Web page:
Over the course of two years, I developed a book on fire-fighting while working with them. It started out as kind-of-a Richard Scarry approach (using my own line work).

I like using the alphabet as a template when it works. But as I wrote the story it became edgier.

As the tone of the book changed, so too did the art.  It went through a phase of Virginia Lee Burton/ Mike Mulligan and his  Steam Shovel-like flavor.

My editor at the time told me that it was too scary (“Kids are afraid of fire”). That was when I sensed I had the wrong editor.

Long story short, I later met Emma Dryden. Her only comments after looking at the completed artwork then was “Add MORE fire. Add MORE smoke!” She was so on target!

JC:  Aha!

CD:   It had to be realistic, if I was going to talk about the dangers of fire and fire fighting.

cover from "Firefighters A to Z"That book became Firefighters A to Z,  which subsequently was chosen as a New York Times “Best Book”.

Selected pages from "Firefighters A to Z"

Selected pages from "Firefighters A to Z" (click to enlarge)

Emma Dryden embraced the firefighting idea, and let me do two more books on firefighting, Hotshots! and Smoke Jumpers One to Ten.

I visited the US Forest Service Smokejumper base in Redding CA for research.  Ironically, this was before the Coast Guard book and 9/11.  At the jump base, I was never allowed to leave the ground. No shots from the air, only ground shots.

From "Hotshots!"

From "Hotshots!", done in pastel (click to enlarge)

I was fortunate to see them do a practice jump which was very exciting. Seeing people leap out of a plane at only 1500 feet is impressive. If one didn’t open a chute, the drop would take about eight seconds.  That’s not much time if something goes wrong.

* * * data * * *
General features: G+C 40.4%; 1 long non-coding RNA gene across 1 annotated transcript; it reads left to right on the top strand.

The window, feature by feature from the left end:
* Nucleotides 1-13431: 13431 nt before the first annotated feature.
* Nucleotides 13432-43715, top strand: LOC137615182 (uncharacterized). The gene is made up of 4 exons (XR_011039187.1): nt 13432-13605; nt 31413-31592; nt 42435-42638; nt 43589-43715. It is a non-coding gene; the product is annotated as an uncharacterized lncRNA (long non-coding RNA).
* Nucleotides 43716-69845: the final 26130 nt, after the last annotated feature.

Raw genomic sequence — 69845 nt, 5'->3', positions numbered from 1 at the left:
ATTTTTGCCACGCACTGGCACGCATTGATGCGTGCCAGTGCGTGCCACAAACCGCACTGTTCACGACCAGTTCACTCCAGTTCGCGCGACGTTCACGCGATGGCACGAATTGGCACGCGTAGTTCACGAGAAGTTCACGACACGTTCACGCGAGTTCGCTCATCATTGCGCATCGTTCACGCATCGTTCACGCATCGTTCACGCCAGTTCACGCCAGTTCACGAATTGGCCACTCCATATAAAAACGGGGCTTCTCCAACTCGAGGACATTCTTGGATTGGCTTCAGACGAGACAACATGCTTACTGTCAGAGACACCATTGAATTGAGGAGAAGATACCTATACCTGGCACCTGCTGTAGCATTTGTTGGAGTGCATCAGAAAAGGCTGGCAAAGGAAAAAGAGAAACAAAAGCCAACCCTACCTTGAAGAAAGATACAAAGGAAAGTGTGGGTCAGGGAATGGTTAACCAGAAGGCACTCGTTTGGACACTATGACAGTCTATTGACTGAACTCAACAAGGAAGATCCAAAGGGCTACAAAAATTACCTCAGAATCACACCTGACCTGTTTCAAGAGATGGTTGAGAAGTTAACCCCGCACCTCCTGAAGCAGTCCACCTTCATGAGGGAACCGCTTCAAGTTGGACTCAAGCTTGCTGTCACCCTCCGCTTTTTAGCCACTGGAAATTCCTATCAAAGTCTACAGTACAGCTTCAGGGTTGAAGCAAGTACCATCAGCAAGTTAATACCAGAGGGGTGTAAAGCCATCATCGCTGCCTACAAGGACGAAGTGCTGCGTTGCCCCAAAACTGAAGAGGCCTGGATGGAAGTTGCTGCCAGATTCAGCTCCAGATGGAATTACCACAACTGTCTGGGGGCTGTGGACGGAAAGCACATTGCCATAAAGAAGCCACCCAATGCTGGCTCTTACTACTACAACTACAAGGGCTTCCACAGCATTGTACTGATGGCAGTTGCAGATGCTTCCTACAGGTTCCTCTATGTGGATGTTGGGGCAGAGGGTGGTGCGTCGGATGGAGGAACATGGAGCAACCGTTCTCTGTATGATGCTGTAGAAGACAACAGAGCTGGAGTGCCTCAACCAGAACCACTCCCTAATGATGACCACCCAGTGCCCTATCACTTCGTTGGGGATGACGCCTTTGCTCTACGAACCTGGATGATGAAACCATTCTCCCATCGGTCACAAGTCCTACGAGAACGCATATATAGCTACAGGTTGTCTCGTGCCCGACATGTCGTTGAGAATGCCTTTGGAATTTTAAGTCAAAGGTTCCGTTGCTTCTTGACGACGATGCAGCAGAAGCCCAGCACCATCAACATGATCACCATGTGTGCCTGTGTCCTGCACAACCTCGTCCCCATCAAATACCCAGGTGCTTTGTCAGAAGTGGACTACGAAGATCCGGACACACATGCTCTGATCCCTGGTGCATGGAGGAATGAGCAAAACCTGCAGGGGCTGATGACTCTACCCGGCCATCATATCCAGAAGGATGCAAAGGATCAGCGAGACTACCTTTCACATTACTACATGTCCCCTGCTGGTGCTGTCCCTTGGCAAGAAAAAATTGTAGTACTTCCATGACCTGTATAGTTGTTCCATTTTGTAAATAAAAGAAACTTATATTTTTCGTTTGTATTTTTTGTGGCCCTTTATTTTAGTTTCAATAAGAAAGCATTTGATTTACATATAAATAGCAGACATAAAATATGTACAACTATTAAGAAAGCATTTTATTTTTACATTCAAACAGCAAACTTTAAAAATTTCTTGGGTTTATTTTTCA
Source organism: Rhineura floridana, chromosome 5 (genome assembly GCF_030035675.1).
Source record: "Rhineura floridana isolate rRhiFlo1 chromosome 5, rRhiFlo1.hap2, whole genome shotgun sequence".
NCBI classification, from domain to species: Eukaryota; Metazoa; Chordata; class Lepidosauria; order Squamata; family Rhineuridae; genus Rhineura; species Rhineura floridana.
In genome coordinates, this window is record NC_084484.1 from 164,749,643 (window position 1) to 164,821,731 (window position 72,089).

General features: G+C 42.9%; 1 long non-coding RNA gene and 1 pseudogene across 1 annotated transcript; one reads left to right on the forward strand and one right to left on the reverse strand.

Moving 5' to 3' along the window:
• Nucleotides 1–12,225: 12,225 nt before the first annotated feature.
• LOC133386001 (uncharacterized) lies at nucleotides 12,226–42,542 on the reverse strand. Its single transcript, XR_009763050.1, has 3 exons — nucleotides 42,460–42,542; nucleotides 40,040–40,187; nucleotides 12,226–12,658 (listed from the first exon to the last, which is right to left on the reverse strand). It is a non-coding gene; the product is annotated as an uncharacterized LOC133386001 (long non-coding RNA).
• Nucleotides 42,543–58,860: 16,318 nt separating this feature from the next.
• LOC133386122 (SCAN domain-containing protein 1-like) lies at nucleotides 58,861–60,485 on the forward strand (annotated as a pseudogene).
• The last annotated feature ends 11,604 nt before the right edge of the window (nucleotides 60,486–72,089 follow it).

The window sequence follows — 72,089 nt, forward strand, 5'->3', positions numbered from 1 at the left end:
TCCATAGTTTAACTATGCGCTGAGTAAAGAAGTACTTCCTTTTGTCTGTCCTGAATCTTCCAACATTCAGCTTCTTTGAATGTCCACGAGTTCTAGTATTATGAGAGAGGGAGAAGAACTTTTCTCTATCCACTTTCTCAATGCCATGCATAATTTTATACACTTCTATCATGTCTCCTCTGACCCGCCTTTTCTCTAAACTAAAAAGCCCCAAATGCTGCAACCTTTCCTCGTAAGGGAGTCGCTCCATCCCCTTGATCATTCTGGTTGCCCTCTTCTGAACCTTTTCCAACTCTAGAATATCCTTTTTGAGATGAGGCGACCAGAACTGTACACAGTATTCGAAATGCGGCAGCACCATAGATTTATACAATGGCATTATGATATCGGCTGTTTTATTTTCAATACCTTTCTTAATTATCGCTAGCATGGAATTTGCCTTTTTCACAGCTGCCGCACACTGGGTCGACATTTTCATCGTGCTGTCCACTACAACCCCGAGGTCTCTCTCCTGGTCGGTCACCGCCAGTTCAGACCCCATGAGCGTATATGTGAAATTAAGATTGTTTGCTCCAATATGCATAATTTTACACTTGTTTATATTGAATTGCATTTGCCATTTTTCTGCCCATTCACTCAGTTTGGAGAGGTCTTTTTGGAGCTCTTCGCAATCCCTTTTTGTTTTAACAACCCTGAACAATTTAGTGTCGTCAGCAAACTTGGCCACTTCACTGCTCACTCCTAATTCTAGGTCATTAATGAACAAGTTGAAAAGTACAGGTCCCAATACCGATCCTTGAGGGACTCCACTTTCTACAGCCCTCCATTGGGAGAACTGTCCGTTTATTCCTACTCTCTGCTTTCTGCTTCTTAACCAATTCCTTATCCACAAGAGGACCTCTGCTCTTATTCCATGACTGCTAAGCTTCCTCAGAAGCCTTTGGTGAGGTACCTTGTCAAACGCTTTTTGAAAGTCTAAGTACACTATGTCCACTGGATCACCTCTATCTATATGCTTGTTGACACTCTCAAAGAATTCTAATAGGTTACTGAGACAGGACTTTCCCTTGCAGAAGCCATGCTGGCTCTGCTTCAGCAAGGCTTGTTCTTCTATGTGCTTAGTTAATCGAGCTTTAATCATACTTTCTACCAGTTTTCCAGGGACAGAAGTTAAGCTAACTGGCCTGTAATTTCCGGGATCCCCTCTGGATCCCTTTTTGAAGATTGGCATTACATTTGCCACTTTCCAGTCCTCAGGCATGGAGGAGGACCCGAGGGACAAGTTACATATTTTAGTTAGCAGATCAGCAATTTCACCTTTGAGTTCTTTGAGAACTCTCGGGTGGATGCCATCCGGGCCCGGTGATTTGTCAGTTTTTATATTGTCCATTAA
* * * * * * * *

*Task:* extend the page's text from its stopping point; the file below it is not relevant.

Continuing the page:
I then shifted toward other themes involving rescue. For a year, I  flew with the US Coast Guard (USCG) out of Air Station Cape Cod, doing research for Mayday! Mayday! A Coast Guard Rescue.

"Mayday! Mayday!" alongside USCG Air Station rescue workers getting ready

Left: "Mayday! Mayday!" cover. Right: USCG Air Station rescue workers (click to enlarge)

From "Mayday! Mayday!", done in pastel

From "Mayday! Mayday!", done in pastel (click to enlarge)

This is where it got interesting.  As unhelpful as the US Forest Service was with the smokejumper book, the US Coast Guard bent over backwards to help.

Gunner's Mate USCG "Adirondack"  watercolor

Gunner's Mate USCG "Adirondack" watercolor (click to enlarge)

Their first email response (after validation from Emma) was: “When can you come? We’ll take you up in the Falcon jet and the Jayhawk helicopter…”

Jen/Cobra  watercolor

Jen/Cobra watercolor (click to enlarge)

W-Whiskey  (A-10 Warthog) from "Alpha, Bravo, Charlie: a Military Alphabet" 

W-Whiskey (A-10 Warthog) from "Alpha, Bravo, Charlie: a Military Alphabet" (click to enlarge)

When I forwarded this to Emma, she immediately shot back with: “You get to do all the cool stuff while I’m stuck behind this desk.” Little did she know…

My editor Emma Dryden on her flight with Air Station Cape Cod.  After an ninety minute flight going from terrified to quietly ecstatic (if that's such a term).  Doffing her flight helmet, she leans into me and exclaims "No more books about bunnies and ducks!"  She got a chance to experience some of the adventures I've been on.